Microsoft word - how to prevent falls at home in the alzheimer

How To Prevent Falls At Home In The
Alzheimer’s/Dementia Patient
Falls are common in seniors living at home.
Every year approximately 30% of seniors falland 5% of those falls result in broken bones.
Approximately 1% of seniors who fall willfracture a hip. Hip fractures have been shown toshorten life expectancy, lower the quality of lifeand increase the expense of caring for someoneat home.
Elderly dementia patients fall for a variety ofreasons: Alzheimer's disease can be divided into early, middle and late stages. Early stageAlzheimer's patients have memory problems and few psychiatric complicationsexcept for depression and anxiety.
Middle stage Alzheimer's patients will have multiple intellectual problems as well assignificant psychiatric or behavioral complications.
Late stage Alzheimer's patients will have severe intellectual loss and forget how toperform basic bodily functions such as eating and walking.
Dementia patients retain the ability to move arms and legs, and muscular strengthis maintained through the early and middle phase of the illness.
Many late stage Alzheimer's patients lose weight and manifest muscular wasting.
The disease minimally damages the cerebellum, the brain region that coordinatesmuscular activity. Alzheimer's disease does not damage the inner ear or other brainstructures that are involved with balance. Alzheimer's patients lose coordinationbecause they forget how to perform complex motor tasks like walking.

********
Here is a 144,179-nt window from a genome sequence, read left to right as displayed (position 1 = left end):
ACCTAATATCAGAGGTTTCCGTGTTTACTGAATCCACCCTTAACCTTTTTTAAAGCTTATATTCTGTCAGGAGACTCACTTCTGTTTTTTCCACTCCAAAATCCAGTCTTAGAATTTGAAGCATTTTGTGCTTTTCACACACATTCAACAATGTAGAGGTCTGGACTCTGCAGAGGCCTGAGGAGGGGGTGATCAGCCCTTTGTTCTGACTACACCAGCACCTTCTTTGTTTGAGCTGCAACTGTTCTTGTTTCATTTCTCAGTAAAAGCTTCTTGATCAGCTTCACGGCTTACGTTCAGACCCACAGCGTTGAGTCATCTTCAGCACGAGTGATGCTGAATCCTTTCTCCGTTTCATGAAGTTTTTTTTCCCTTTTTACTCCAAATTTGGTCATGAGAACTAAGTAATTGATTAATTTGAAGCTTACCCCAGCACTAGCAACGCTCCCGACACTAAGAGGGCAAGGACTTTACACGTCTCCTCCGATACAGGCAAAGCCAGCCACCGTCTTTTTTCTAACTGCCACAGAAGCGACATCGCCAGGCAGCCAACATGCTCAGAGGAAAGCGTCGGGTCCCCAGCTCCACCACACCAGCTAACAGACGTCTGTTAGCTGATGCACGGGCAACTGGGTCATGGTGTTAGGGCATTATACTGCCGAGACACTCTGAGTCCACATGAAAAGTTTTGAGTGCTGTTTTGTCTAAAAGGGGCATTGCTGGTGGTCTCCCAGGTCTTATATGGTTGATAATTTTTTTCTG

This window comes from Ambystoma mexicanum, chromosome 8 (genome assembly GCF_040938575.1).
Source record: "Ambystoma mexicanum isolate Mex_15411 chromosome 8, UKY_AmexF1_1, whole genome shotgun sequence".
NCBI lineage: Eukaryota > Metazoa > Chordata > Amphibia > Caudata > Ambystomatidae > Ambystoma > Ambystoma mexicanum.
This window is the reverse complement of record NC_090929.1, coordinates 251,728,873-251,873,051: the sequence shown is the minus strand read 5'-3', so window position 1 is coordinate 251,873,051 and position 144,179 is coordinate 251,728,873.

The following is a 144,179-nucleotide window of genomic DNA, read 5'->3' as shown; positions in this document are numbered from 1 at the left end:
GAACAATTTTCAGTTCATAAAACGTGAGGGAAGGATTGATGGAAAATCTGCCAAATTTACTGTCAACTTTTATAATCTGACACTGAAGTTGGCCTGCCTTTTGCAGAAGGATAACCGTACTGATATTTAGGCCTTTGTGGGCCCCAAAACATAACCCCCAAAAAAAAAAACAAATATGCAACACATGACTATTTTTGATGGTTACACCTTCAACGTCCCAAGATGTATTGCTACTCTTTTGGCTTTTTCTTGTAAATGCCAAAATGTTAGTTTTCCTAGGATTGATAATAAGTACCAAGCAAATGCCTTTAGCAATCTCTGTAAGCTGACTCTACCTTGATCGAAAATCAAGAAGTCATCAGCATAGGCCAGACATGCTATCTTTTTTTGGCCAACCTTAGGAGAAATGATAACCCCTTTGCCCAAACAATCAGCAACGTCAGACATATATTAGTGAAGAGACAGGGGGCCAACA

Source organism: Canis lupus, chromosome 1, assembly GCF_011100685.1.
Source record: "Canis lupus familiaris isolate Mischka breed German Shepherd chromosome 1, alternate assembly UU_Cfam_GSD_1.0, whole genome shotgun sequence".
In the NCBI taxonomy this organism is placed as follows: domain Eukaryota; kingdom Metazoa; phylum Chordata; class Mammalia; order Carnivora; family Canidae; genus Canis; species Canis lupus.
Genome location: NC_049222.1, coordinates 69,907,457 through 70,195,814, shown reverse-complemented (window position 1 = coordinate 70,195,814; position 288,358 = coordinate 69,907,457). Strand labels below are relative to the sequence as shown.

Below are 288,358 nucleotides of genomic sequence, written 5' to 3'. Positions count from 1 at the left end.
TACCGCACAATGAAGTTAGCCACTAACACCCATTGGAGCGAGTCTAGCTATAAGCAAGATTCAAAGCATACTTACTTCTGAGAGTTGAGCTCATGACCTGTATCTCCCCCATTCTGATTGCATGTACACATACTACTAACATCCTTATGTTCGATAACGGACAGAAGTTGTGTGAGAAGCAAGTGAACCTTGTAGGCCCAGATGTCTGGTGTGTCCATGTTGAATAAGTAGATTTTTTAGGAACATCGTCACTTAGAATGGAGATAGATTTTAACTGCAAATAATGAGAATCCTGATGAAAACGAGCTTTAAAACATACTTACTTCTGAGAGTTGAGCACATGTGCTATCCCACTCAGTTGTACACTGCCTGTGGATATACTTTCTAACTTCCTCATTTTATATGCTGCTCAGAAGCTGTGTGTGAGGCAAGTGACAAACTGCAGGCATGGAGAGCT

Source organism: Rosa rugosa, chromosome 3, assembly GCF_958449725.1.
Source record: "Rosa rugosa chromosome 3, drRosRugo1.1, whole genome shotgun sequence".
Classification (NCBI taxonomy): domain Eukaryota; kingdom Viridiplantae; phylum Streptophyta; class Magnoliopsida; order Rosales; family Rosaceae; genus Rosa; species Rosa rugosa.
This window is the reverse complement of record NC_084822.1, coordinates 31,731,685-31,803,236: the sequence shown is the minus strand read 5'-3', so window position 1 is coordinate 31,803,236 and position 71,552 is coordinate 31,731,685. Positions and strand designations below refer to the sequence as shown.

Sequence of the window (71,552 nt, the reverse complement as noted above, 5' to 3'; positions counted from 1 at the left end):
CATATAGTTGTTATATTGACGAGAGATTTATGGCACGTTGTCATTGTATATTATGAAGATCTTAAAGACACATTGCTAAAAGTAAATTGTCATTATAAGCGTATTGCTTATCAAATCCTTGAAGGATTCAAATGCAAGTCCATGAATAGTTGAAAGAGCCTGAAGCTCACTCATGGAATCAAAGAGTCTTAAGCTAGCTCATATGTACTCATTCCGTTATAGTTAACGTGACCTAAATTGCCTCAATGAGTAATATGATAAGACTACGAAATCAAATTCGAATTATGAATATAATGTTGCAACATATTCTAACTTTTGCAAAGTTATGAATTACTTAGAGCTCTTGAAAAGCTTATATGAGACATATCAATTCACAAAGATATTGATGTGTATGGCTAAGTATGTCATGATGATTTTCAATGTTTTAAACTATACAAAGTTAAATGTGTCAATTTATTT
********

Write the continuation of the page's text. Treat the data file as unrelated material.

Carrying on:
Early stage Alzheimer's patients have a similar risk for falls as other seniorsresiding in the community. Patients may develop psychiatric complications, such asdepression, or complications that may cause low blood pressure upon standing/.
Copyright 2011. Alzheimer’s Care Resource Center, Inc. Al Rights Reserved The side effects of psychotropic drugs (sedation andconfusion) increase the risk of falls.
Early stage Alzheimer's patients are at risk for fallswhen placed on medication for medical illnesses whichsometimes causes confusion (i.e., delirium). Thestiffness medications (e.g., Haldol) increases difficulty of risingfrom a chair or walking for patients in all stages of thedisease. Delirious patients are at greater risks for fallsbecause of increased confusion and drowsiness. Anydementia patient with delirium should be placed on fallprecautions until the delirium resolves.
Mid-stage Alzheimer's patients may fall for a variety of reasons. Patients begin tolose fine motor coordination and forget how to perform basic functions of dailyliving.
Patients often misinterpret their environment and fail to recognize unsafe situationssuch as loose rugs, loose floor boards, etc. For example, patients may attempt tostep over shiny floors misperceived as wet spots. Patients may fail to exercisecaution with uneven pavement, slippery floor surfaces and other dangeroussituations. Confused, agitated patients arise in the middle of the night withoutsufficient environmental light and fall.
Patients can’t remember the location of light fixtures to illuminate the room.